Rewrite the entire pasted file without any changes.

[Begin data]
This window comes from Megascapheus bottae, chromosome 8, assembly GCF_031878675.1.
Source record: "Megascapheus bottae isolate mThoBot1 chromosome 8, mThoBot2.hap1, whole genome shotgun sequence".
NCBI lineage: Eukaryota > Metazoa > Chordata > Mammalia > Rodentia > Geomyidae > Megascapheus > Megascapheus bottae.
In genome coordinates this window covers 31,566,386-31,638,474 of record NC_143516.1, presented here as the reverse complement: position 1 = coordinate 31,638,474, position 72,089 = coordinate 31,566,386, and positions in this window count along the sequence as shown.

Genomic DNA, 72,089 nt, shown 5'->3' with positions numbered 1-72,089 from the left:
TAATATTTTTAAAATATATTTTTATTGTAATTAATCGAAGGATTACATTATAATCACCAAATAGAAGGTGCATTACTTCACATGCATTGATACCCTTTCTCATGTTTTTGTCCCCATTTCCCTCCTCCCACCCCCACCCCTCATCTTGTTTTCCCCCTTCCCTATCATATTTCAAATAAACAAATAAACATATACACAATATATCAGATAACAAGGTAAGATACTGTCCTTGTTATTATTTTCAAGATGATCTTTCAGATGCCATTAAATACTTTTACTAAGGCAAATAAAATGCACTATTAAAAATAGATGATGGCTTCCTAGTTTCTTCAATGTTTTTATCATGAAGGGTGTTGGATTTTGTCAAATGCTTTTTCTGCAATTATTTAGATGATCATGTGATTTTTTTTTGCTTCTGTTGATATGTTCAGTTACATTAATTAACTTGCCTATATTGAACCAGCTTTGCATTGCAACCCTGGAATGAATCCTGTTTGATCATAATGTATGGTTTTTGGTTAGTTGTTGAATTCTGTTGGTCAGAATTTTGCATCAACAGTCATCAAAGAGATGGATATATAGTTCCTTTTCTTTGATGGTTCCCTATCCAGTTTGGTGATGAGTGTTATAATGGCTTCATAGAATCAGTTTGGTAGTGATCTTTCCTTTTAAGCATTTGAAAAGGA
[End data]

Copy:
This window comes from Megascapheus bottae, chromosome 8, assembly GCF_031878675.1.
Source record: "Megascapheus bottae isolate mThoBot1 chromosome 8, mThoBot2.hap1, whole genome shotgun sequence".
NCBI lineage: Eukaryota > Metazoa > Chordata > Mammalia > Rodentia > Geomyidae > Megascapheus > Megascapheus bottae.
In genome coordinates this window covers 31,566,386-31,638,474 of record NC_143516.1, presented here as the reverse complement: position 1 = coordinate 31,638,474, position 72,089 = coordinate 31,566,386, and positions in this window count along the sequence as shown.

Genomic DNA, 72,089 nt, shown 5'->3' with positions numbered 1-72,089 from the left:
TAATATTTTTAAAATATATTTTTATTGTAATTAATCGAAGGATTACATTATAATCACCAAATAGAAGGTGCATTACTTCACATGCATTGATACCCTTTCTCATGTTTTTGTCCCCATTTCCCTCCTCCCACCCCCACCCCTCATCTTGTTTTCCCCCTTCCCTATCATATTTCAAATAAACAAATAAACATATACACAATATATCAGATAACAAGGTAAGATACTGTCCTTGTTATTATTTTCAAGATGATCTTTCAGATGCCATTAAATACTTTTACTAAGGCAAATAAAATGCACTATTAAAAATAGATGATGGCTTCCTAGTTTCTTCAATGTTTTTATCATGAAGGGTGTTGGATTTTGTCAAATGCTTTTTCTGCAATTATTTAGATGATCATGTGATTTTTTTTTGCTTCTGTTGATATGTTCAGTTACATTAATTAACTTGCCTATATTGAACCAGCTTTGCATTGCAACCCTGGAATGAATCCTGTTTGATCATAATGTATGGTTTTTGGTTAGTTGTTGAATTCTGTTGGTCAGAATTTTGCATCAACAGTCATCAAAGAGATGGATATATAGTTCCTTTTCTTTGATGGTTCCCTATCCAGTTTGGTGATGAGTGTTATAATGGCTTCATAGAATCAGTTTGGTAGTGATCTTTCCTTTTAAGCATTTGAAAAGGA